My grandmother cooked breakfast (and lunch and dinner if we were home) everyday for my sister and I. At one of our first meals, she made Korean steamed eggs. This was something familiar for my sister and I so we ate the entire thing. And so, for every meal after that, my loving grandmother proceeded to make steamed eggs for us pretty much every single day for the rest of our summer. Sometimes 3-4 times a week but because she knew we liked it, she made it as often as possible.
Because you see, cooking was her love language. How she showed us she loved us; the grandchildren whom she had only met once (when we were kids) before this summer. We could barely communicate and I tried with my broken Korean phrases and used a lot of hand gestures. We didn’t talk much but it was ok. I knew how much she loved us.
What can I say? She was hot. I remember my friend Jane coming over and saying, “Dude, your grandmother is practically naked gardening in the front yard.”
It was my freshman year of college that she would pass away and go to heaven. We got the phone call from my mother and my brother and I drove back to Dallas from Austin to attend the funeral. This was the first funeral I had ever attended. People crying. Everyone was wearing black. Emotions everywhere. My mother and my aunt were a mess. My aunt threw herself on my grandmother’s casket as they were lowering it into the ground. It was a very intense, emotional day.
These are words to live by.
So, to celebrate my halmonee, my time with her and the things she taught me, I’m sharing the Korean steamed eggs that she made. Eating this reminds me of her and that summer spent in Seoul, South Korea.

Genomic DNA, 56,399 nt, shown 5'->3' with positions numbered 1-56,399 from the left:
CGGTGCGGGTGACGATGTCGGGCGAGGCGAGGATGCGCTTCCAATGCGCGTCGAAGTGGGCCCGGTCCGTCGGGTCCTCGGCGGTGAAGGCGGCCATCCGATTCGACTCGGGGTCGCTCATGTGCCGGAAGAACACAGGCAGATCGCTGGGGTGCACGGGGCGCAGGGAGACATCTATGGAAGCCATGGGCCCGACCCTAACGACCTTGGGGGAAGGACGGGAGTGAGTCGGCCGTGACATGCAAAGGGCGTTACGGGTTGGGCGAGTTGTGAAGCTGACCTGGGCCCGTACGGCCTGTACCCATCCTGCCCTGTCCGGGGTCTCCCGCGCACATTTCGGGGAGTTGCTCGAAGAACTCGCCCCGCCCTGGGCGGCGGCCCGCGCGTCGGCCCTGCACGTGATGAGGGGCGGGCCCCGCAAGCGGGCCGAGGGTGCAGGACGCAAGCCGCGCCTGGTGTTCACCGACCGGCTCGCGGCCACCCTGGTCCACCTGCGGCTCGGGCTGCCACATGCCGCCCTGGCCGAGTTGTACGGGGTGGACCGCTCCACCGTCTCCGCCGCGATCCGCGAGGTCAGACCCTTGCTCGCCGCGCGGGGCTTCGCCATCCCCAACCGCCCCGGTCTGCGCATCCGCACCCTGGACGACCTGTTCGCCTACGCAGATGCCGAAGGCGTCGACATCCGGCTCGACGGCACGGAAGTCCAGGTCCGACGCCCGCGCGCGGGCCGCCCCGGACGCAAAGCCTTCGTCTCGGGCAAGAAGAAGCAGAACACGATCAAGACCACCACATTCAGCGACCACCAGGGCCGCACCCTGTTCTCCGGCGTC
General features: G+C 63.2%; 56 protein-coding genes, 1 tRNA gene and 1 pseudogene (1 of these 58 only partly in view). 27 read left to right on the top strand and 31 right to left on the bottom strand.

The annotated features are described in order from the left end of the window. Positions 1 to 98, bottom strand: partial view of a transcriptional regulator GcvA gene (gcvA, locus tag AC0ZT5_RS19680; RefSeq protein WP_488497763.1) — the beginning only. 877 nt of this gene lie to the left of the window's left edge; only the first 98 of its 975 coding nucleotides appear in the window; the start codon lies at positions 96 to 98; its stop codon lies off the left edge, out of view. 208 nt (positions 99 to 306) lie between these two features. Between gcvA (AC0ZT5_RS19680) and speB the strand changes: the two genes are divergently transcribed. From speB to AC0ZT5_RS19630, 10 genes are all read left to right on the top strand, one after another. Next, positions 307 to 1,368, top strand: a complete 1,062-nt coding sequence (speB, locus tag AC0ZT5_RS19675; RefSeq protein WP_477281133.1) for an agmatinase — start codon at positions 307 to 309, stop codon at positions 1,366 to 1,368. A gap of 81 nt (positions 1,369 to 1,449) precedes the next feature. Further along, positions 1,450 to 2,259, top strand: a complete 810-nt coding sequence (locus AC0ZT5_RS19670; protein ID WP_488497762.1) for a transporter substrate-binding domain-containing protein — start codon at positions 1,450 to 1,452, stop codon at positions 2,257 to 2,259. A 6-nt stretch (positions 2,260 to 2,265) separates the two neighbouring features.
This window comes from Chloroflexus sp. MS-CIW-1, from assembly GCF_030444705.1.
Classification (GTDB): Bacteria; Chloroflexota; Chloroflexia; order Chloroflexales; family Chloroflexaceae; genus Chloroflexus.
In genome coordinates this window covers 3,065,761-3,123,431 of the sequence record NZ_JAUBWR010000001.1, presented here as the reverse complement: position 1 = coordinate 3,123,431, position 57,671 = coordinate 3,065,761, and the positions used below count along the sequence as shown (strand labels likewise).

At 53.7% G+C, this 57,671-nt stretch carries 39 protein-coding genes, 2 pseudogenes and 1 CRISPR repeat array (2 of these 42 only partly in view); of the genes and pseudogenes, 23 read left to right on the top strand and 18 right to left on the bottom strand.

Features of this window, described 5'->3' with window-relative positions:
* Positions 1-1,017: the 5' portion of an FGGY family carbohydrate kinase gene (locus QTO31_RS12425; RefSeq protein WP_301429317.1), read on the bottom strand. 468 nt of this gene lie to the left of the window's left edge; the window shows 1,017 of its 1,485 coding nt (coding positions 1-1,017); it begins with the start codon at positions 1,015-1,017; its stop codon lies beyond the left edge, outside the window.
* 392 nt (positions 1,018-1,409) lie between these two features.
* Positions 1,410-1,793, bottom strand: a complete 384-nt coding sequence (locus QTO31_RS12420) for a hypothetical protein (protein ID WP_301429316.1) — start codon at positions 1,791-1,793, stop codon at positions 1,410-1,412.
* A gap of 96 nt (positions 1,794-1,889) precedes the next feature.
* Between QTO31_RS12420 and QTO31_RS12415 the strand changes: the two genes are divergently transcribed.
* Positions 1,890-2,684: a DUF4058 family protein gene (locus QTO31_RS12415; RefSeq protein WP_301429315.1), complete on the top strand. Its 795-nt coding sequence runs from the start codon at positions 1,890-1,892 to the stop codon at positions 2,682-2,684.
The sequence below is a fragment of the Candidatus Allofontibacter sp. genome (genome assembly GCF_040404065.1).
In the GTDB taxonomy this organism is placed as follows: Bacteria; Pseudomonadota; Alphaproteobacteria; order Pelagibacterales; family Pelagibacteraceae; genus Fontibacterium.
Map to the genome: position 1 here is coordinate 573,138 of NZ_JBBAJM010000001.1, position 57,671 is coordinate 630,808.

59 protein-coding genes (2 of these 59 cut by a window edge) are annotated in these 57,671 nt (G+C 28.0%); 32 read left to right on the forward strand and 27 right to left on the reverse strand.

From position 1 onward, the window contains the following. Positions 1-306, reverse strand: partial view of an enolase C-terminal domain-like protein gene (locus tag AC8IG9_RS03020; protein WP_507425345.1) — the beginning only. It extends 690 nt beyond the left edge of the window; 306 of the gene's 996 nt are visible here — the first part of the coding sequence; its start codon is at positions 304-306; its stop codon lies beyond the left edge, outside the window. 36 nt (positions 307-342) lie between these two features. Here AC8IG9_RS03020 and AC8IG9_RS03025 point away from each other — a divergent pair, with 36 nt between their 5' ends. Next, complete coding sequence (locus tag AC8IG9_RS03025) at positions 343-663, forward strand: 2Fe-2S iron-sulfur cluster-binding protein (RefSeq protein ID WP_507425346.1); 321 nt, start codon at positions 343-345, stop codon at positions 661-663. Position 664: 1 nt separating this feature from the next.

I am truly thankful for that summer and understand now why my mother made me stick it out.
This recipe is probably the easiest Korean food recipe ever. It’s extremely simple to make and quick. If you don’t have an earthenware bowl, I provide another link down below to reference.
Simply bring some chicken broth to a boil over medium-high heat in your earthenware bowl. In a separate, medium sized bowl, mix together the eggs, green onions, bell peppers, red chili pepper flakes (if using), milk and season with salt. Beat well.
When the chicken broth begins to boil, lower the heat to a simmer and pour in the egg mixture, stirring well to combine with the chicken broth. Cover with the lid and let cook for another 4-5 minutes.
When ready to serve, garnish with more diced green onions if desired. Serve with white or brown rice.
” … live life happy and with love.” These are words to live by, Alice. Your grandmother was one wise lady! Thank you for sharing her Korean Steamed Eggs recipe and this special story of her with all of us!
Find more of Alice here:
Other Food Memory stories from my friends:
- 1 ½ cups chicken broth
- 5 eggs
- 1/3 cup finely diced green onions + more for garnish if desired
- 1/3 cup finely diced red bell peppers
- Pinch of red chili pepper flakes for some heat (optional)
- 1 tablespoon milk
- Pinch of salt
- Serve with white or brown rice
- Special equipment: earthenware bowl